88Nine Labs hosted “The Science of Marvel: Kyle Hill on the Science of Superheroes” on April 3 downtown at the Milwaukee Public Library’s Centennial Hall, putting a scientific spin on how Captain Marvel could survive in space or the thermodynamics of Spider-Man’s web slinging.
Several hundred local families and students attended the event, programmed by 88Nine Radio Milwaukee’s Digital Director Tarik Moody and presented by Northwestern Mutual. For fans of the 21 films in the Marvel Universe, Avengers: Endgame will be the culmination of intersecting plots and beloved characters that have stretched over a decade. While the super powers of those heroes range from believable to the fantastic, enthusiast do not always understand the science behind their cinematic abilities.
That curiosity is what Kyle Hill uses, capitalizing on the interests of popular culture to educate students about science. Hill is a Mequon native and graduate of Marquette University, who has become an Internet superstar. His YouTube Channel, Because Science has just under 1 million subscribers and tens of millions of views.
Favorite fandoms offer teachable moments about physics, engineering, math, and biology. Like learning about Captain America’s strength, or what Groot is made out of, or why the Hulk is green, or why there is actually not a real Back Panther. Hill uses his streaming broadcast for explore whether superhero movies such as Spider-Man 2 could be real, like analyzing the kinetic energy of the train Peter Parker had to stop and the toughness of spider silk, to produce a plausible answer.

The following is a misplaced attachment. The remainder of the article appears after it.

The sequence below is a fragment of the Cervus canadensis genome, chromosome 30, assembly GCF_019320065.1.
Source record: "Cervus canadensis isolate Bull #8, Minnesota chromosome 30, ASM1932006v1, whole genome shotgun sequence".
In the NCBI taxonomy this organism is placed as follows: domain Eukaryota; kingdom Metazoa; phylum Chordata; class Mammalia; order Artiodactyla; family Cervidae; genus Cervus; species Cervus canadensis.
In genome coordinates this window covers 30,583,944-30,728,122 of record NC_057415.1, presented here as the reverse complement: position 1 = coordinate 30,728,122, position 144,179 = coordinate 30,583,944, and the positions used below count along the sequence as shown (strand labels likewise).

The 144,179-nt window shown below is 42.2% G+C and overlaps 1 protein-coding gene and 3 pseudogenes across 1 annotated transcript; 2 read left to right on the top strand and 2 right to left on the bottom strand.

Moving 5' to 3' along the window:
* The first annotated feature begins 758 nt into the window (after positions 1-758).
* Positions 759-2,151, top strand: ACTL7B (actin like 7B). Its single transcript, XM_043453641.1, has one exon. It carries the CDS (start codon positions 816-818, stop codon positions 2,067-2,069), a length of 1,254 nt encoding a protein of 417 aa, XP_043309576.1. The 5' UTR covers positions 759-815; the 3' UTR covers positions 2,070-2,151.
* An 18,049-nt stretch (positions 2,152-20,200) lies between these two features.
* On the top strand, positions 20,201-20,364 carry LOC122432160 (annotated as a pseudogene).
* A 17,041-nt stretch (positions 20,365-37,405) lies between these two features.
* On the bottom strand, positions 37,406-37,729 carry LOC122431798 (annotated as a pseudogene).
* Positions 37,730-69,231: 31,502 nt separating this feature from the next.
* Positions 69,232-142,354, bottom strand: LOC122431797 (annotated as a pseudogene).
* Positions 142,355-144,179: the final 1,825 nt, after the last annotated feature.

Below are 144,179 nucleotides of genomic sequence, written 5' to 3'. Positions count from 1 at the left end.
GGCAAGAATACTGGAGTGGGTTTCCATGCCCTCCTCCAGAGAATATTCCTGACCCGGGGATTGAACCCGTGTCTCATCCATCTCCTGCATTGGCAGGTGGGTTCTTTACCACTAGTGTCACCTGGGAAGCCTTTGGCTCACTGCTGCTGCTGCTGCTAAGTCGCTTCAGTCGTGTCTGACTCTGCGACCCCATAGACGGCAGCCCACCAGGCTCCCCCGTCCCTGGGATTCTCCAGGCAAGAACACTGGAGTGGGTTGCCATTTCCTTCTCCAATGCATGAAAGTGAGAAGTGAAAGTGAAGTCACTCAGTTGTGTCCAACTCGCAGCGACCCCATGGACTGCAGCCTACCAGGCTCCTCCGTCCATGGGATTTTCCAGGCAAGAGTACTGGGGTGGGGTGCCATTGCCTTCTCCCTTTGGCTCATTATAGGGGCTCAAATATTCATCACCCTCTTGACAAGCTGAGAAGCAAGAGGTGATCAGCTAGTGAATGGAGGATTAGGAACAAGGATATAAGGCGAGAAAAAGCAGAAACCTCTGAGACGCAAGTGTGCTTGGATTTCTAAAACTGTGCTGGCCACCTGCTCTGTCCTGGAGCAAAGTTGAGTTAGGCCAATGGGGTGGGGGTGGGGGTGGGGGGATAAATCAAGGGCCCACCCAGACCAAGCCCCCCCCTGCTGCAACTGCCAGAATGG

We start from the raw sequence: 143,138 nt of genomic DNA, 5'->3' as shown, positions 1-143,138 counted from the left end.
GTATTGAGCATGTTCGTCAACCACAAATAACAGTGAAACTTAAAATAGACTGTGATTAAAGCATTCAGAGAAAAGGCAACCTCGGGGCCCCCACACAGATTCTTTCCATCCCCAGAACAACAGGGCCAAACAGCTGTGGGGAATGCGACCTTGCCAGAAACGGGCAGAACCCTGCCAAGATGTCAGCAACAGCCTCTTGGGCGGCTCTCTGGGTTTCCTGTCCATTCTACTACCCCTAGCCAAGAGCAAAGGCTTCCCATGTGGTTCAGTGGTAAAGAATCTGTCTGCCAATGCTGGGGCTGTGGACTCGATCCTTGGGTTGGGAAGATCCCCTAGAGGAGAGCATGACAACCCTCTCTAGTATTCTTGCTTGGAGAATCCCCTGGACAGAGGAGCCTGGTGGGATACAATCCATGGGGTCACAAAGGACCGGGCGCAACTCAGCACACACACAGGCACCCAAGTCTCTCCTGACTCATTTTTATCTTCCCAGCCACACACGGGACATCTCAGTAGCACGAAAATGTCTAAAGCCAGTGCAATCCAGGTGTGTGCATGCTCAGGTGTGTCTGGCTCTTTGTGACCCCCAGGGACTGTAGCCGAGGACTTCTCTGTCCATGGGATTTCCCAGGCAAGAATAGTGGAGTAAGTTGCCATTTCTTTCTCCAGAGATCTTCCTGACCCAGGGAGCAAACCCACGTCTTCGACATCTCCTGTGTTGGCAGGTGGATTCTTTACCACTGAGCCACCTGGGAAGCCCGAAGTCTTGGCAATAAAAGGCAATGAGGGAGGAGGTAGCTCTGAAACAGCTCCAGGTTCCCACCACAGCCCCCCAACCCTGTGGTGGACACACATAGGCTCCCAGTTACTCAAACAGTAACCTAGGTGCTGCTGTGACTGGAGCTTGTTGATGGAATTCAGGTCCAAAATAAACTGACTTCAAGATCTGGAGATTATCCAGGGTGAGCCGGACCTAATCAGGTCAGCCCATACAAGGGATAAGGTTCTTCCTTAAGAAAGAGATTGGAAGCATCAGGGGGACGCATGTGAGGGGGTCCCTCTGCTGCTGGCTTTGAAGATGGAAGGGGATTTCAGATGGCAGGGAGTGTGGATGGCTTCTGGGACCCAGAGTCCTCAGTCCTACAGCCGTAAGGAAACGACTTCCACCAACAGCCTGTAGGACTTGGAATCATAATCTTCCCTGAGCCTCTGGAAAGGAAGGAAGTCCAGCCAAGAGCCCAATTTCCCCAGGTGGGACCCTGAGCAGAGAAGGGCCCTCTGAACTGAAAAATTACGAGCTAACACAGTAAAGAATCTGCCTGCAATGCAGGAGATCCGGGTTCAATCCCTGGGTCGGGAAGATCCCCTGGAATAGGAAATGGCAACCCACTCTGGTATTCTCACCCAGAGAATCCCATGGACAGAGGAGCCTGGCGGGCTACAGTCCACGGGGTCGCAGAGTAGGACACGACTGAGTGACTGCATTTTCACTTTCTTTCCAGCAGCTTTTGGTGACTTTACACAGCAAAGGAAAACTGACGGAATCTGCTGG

“I know I am not exactly the picture of diversity, so for programs like 88Nine’s tech lab that introduces science, technology, engineering, and math to underprivileged kids – especially in a traditionally segregated city like Milwaukee – it is more important than ever to get kids interested,” said Hill. “Unfortunately, they are often told its just not a field for them, and we need to change that.”
Hill is currently a science communicator based in Los Angeles. His work has been published in WIRED, Popular Science, Slate, and The Boston Globe, and he has appeared as an expert on Al Jazeera America, BBC World Service, and Huffington Post Live. Hill is also the Science Editor of the popular web platform Nerdist.com.
The Milwaukee Independent was able to interview Hill just before his Science of Marvel presentation, and also recorded his keynote which included elements not yet released on his Youtube series.
Q&A with Kyle Hill
The Milwaukee Independent: Since being away from Milwaukee, what do you notice most after coming back for this visit?
Kyle Hill: I’ve been gone for 4 years now, but Milwaukee still feels like Milwaukee. Being a Midwestern boy born and raised, the biggest differences to me between Milwaukee and Los Angeles are the people, the pace of life, and even just the spacing of things. Milwaukee feels more open and the air is a lot cleaner – there is not as much smog, and that’s just a scientific fact. I like the pace of life in Milwaukee, I like the attitude of the people, and I love the architecture. I spent six years at Marquette, so I’m very familiar with this area and it’s nice to be back. Actually, I have some of winter coats and boots that I never get to wear in LA, because it’s always summer over there. I know that sounds nice in principal, but when you get there it like feels like one long day. After while it can drag on a person, so it’s nice to come back home and recharge – even if it’s snowing.